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FirstEnergy’s Ohio Utilities Complete Inspections to Help Enhance Service Reliability

June 16, 2022
Company offers tips for customers to manage rising temperatures and energy costs.

With the hot summer months likely to produce higher electric usage and potentially severe weather, FirstEnergy Corp.'s Ohio electric companies — Ohio Edison, The Illuminating Company and Toledo Edison — recently completed inspections and conducted equipment maintenance expected to enhance service reliability for customers. The work builds upon vast equipment and technology upgrades FirstEnergy has made to its electric grid in Ohio over the past two years to help prevent power outages and reduce many interruptions to just a brief or momentary outage.

"We proactively inspect, maintain and upgrade our equipment to help minimize the length and impact of service interruptions," said Ed Shuttleworth, president of FirstEnergy's Ohio operations. "Since 2020, FirstEnergy has invested more than US$ 300 million in new automated equipment and technology across its Ohio service area to help keep power flowing to our customers in all types of weather conditions."

Proactive equipment inspections include using thermovision cameras to capture infrared images of electrical equipment, helping detect potential problems within substations and on power lines that cannot be observed during regular visual inspections. The infrared technology shows heat on a color scale, with brighter colors or "hot spots" indicating areas that could need repairs. These images can identify equipment issues such as loose connections, corrosion and load imbalances, and utility workers are able to make repairs to prevent potential power outages in the future.

Other utility work being done by FirstEnergy utility personnel includes inspecting electrical equipment, like transformers, located along neighborhood power lines and within substations to ensure the infrastructure is ready to perform efficiently when demand for electricity increases during the summer, typically due to air conditioning usage.

In addition, helicopter patrols have completed inspections of more than 7,200 miles of transmission lines owned by American Transmission Systems, Inc. (ATSI), a FirstEnergy subsidiary, across the company's Ohio footprint. The inspections are designed to look for damaged wire, broken cross arms and other hardware problems not visible from the ground. Any potential reliability issues identified during the inspections are addressed as quickly as possible.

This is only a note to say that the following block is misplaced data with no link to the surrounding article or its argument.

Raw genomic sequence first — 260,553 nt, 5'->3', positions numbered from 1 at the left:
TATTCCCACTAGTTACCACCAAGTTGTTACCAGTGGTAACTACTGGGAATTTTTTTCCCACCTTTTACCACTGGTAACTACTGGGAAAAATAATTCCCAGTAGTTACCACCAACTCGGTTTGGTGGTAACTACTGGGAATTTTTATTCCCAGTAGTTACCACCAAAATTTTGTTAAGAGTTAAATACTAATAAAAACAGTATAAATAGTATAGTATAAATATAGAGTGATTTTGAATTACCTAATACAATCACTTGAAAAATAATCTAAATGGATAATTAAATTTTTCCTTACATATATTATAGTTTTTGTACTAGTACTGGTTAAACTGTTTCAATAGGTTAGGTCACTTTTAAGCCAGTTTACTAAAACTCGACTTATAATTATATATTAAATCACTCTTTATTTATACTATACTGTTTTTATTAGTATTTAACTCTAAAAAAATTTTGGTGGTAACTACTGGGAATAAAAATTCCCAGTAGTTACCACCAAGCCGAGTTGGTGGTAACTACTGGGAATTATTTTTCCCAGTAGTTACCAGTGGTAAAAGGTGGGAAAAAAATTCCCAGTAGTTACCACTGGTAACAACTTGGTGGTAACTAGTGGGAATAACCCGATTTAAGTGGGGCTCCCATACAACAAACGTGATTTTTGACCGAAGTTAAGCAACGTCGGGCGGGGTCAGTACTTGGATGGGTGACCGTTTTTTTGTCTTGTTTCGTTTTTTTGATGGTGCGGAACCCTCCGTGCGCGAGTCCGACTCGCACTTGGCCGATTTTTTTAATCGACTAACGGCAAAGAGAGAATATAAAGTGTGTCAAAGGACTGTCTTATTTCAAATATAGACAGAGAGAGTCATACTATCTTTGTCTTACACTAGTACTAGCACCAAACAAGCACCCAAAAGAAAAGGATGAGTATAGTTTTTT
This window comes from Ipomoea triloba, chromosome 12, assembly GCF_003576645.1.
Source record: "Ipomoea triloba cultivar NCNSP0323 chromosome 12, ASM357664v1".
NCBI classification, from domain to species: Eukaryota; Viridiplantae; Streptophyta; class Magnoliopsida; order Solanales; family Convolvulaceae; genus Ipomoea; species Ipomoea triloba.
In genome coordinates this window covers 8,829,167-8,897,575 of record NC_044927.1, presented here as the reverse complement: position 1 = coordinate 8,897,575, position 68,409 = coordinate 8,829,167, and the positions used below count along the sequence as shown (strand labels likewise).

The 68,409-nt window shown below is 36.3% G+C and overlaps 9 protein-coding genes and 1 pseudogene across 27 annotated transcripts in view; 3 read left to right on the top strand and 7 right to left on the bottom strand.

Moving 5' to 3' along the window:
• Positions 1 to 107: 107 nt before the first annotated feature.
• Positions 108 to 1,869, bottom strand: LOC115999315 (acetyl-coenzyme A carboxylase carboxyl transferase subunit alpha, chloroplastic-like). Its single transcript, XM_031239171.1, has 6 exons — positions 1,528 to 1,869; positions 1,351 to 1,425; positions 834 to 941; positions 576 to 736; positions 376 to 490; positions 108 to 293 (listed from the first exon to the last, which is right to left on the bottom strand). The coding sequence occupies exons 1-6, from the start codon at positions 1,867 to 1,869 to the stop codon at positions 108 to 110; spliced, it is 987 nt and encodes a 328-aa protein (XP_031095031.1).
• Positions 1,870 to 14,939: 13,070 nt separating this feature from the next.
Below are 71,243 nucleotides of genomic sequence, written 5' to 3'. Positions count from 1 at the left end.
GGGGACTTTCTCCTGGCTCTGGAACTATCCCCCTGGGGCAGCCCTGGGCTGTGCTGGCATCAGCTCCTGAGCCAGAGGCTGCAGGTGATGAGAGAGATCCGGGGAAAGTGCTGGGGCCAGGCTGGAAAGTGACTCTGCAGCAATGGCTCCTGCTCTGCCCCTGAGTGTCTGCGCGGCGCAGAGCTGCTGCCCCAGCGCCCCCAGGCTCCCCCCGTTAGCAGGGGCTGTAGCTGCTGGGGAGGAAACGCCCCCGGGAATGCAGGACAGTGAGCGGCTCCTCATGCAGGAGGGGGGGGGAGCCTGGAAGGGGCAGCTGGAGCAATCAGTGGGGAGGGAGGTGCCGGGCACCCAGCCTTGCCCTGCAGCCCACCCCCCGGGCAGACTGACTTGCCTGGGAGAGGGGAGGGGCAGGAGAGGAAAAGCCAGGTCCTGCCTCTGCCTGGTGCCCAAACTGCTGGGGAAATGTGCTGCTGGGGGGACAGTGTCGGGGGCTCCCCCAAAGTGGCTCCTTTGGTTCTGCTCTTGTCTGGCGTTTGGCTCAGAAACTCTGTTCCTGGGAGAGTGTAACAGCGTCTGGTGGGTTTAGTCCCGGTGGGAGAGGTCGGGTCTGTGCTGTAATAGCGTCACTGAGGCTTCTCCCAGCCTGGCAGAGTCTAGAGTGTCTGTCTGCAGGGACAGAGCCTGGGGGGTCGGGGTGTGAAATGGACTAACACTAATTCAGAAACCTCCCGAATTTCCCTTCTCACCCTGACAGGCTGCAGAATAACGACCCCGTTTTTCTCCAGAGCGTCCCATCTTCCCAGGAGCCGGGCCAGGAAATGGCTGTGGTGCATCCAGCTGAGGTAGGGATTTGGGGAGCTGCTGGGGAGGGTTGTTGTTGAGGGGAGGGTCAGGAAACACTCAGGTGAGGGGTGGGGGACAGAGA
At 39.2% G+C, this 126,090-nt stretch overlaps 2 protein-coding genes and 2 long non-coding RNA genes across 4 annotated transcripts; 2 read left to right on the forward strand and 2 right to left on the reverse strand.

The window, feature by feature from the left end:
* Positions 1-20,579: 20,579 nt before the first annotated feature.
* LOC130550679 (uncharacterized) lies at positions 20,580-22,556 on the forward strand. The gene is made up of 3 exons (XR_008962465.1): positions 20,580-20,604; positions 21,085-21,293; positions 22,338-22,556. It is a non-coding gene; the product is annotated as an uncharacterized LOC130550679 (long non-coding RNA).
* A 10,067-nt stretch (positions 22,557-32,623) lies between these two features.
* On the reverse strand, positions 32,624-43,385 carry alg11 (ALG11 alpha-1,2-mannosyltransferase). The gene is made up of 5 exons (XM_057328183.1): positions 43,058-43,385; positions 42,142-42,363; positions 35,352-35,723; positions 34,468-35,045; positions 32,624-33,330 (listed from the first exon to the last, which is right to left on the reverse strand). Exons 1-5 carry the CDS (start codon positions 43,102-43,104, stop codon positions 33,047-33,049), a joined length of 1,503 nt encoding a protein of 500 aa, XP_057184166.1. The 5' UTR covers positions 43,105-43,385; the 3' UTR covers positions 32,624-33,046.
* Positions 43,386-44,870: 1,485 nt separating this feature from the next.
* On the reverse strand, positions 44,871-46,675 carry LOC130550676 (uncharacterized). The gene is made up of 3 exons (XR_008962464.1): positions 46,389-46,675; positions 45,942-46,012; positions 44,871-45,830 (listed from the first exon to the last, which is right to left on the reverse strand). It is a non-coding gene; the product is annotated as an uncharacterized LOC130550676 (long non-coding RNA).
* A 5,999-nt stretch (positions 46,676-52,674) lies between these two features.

Beyond infrastructure work, FirstEnergy's utility employees participate in readiness exercises and drills throughout the year to test the company's restoration process used to address storm-related power outages. Storm drills are becoming more common in the utility industry in the wake of severe weather over the last several years.

Customers can get tips to prepare in advance of severe weather, and view restoration updates if storms do cause power outages, by visiting FirstEnergy's 24x7 Power Center at www.firstenergycorp.com/outages.

With the summer storm season also comes higher-than-usual temperatures and rising energy costs. Customers can take steps to beat the heat while also managing their electricity bill this summer. The following tips can help customers use electricity wisely during this period of high demand:

  • Set thermostats as high as comfort will allow. Every degree a customer can increase the temperature in their home will result in using about 3% less energy during the summer.
  • Use fans — moving air cools skin faster, resulting in greater comfort on hot days.
  • During sunny weather, close drapes or blinds on windows facing the sun to prevent direct radiant heating from impacting interior temperatures.
  • Use a programmable or smart thermostat to keep temperatures higher when no one is home and to reduce the temperature before arrival back home.
  • Seal any leaks with caulk or weather stripping to prevent hot air from sneaking into your home.
  • Check air conditioner and furnace fan filters. Clogged filters waste energy and money by forcing HVAC systems to work harder than necessary.
  • Avoid using heat-producing appliances during the hottest hours of the day. The less heat produced at home, the less work the air conditioner must do.
  • Payment arrangements and assistance programs are available for customers who need help with their electric bills. For more information, visit www.firstenergycorp.com/billassist.

Summer is also a time when contractors and homeowners spend more time outdoors completing projects. Important outdoor electrical safety tips are available at www.firstenergycorp.com/publicsafety.

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